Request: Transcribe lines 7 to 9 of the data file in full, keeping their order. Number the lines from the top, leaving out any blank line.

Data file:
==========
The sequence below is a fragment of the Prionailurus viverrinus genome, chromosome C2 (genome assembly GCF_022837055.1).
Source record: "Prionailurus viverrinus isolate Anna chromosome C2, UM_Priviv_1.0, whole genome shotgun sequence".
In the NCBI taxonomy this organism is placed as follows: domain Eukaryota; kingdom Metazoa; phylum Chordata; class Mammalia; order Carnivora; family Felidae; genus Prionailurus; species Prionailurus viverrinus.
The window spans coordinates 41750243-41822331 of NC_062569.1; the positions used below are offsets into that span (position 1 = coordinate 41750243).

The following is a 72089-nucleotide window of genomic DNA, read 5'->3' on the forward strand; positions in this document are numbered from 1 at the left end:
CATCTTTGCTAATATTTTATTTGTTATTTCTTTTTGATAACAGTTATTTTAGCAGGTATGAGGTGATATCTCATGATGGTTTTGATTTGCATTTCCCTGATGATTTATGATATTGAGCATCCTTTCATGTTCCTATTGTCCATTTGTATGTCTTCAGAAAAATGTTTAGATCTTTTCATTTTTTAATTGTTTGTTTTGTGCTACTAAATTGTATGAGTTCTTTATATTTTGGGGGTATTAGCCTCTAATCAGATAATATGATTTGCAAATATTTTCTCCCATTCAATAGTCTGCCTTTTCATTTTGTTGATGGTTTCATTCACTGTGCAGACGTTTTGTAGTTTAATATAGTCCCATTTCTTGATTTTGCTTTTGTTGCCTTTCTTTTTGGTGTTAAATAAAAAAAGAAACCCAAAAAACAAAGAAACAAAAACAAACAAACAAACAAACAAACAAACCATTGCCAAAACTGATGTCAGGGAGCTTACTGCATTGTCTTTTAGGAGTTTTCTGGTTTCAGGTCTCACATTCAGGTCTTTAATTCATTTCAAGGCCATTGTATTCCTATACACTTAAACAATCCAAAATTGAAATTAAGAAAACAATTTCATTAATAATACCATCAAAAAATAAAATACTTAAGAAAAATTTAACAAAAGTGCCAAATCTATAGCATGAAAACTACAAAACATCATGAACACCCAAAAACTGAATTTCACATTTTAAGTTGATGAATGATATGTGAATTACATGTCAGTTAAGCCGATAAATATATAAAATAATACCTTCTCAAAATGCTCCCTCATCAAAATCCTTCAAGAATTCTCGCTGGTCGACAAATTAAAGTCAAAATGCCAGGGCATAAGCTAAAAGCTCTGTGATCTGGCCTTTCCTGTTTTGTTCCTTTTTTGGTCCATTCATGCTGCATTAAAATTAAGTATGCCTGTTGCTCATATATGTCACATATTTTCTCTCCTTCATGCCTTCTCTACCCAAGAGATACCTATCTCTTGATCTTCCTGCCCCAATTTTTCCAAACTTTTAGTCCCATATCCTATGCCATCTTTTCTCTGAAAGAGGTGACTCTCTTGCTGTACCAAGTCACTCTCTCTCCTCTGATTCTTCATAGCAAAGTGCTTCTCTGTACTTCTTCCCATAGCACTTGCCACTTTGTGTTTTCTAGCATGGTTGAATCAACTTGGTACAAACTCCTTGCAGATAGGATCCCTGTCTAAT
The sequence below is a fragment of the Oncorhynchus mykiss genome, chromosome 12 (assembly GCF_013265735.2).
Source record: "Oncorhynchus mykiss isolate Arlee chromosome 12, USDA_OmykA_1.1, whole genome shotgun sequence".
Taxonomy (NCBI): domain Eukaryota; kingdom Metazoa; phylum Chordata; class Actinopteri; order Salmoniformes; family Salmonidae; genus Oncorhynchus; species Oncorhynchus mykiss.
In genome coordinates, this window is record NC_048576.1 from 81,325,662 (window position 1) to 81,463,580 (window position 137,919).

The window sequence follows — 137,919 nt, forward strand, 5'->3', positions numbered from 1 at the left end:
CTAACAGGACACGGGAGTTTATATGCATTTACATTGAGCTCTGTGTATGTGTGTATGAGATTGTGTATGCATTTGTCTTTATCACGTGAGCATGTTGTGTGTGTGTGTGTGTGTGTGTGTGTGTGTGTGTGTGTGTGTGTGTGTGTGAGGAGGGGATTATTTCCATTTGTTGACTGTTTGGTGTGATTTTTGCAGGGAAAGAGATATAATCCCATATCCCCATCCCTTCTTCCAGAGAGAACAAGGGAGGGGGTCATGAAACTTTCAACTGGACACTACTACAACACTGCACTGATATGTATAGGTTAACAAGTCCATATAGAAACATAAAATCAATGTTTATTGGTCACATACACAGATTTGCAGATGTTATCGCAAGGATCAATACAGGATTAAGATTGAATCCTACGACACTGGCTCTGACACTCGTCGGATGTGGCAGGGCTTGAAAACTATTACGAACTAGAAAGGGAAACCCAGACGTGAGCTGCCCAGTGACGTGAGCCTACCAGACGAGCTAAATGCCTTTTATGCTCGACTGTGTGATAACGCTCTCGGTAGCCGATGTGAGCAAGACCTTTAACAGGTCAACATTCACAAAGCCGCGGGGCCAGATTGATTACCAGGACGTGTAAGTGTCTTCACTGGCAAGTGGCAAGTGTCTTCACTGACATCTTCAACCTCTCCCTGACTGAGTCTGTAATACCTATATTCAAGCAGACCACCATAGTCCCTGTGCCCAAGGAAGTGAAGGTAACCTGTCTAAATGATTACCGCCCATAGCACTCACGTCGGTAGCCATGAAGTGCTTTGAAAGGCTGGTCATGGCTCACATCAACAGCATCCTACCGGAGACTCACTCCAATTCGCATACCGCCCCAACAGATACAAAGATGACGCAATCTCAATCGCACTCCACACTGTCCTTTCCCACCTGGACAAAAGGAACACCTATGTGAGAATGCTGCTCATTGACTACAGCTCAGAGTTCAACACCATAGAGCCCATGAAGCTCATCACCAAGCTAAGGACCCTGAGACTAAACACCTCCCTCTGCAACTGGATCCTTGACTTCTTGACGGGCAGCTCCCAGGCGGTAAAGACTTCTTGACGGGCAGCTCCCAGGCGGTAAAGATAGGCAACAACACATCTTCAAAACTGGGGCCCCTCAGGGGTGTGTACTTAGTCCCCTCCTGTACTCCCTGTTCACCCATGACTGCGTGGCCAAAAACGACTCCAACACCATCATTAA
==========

The sequence below is a fragment of the Oncorhynchus mykiss genome, chromosome 12 (assembly GCF_013265735.2).
Source record: "Oncorhynchus mykiss isolate Arlee chromosome 12, USDA_OmykA_1.1, whole genome shotgun sequence".
Taxonomy (NCBI): domain Eukaryota; kingdom Metazoa; phylum Chordata; class Actinopteri; order Salmoniformes; family Salmonidae; genus Oncorhynchus; species Oncorhynchus mykiss.